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Is it okay to use the word "home" to refer to other people's places they live in?

  • I stayed at my friend's home all night yesterday.
  • My parent's home is where I usually go for the weekends.
  • We'll visit my Grandma's home tomorrow.

It seems a little bit odd to me.

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    Perfectly fine. The possessive forms of friend, parent, and Grandma modify home to indicate whose home it is.
    – MaxW
    Dec 1, 2017 at 16:35
  • I agree that it's fine. I think people are more likely to say "friend's house" (Google Ngram says it's about six times more frequent than "friend's home"), but using "home" is perhaps better if your friend lives in an apartment rather than in a stand-alone house. Dec 1, 2017 at 16:59
  • I would qualify further where ambiguous: apartment, house, tent or whatever, Grandma's home would likely be the old people's home where she has a room - you might not even go see your Grandma. We'll visit my Grandma's home tomorrow. I have some things to discuss with the manager
    – mplungjan
    Dec 1, 2017 at 17:32
  • @CanadianYankee - If my friend lived in an apartment, I might be inclined to say "at my friend's apartment." I agree that it's not "ungrammatical", but the first one does sound a little odd to me.
    – J.R.
    Dec 1, 2017 at 20:31
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    Thinking about it some more, I'm most used to hearing "at my friend's place" if it's unimportant whether the friend lives in a house/apartment/trailer/whatever. Sometimes the noun is elided altogether: "We'll visit my Grandma's tomorrow," although that's pretty colloquial. Dec 4, 2017 at 19:42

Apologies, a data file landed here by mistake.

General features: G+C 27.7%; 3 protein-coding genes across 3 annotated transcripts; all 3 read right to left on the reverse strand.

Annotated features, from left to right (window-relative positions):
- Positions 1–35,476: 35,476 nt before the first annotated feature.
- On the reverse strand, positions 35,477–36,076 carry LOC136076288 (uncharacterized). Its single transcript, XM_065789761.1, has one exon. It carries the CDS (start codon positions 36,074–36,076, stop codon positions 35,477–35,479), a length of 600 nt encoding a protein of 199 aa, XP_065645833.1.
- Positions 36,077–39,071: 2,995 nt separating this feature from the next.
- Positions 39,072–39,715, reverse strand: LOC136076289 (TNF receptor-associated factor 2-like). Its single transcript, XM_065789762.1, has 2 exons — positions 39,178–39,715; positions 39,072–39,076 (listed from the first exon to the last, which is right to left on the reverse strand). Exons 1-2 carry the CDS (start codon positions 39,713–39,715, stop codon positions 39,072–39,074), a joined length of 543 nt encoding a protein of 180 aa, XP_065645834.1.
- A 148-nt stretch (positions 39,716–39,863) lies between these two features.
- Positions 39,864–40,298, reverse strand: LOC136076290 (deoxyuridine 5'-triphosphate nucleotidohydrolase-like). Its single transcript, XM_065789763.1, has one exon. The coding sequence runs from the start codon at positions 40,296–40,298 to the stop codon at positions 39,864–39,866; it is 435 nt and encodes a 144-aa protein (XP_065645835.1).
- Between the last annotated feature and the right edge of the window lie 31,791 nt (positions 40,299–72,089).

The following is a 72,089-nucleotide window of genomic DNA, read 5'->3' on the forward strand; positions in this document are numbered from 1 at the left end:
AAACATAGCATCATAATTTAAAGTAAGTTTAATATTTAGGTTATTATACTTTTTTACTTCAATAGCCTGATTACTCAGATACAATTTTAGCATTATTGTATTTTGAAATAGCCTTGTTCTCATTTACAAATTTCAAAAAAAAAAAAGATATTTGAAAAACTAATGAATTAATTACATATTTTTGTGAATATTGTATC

1 Answer 1

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It's fine as long as you are aware that a "house" is not necessarily a "home", and vice-versa. A house is a physical structure, but a home is where you live (or, proverbially, where you "hang your hat").

My grandmother's home is a small apartment overlooking Main street.

My grandmother's house is at the end of a long, tree-lined lane.

For whatever reason English speakers are much more likely to use "a friend's house" than "a friend's home". For example, it's much more invasive to say

I walked into my friend's home uninvited.

than it is to say

I walked into my friend's house uninvited.

In the same way, it's more personal to refer to your own place of residence as your home, rather than your house.

Why don't you come over to our home for dinner tonight?

In some contexts this might feel like too much, and "house" is preferable to main a comfortable distance. This, of course, varies greatly by culture and personality.

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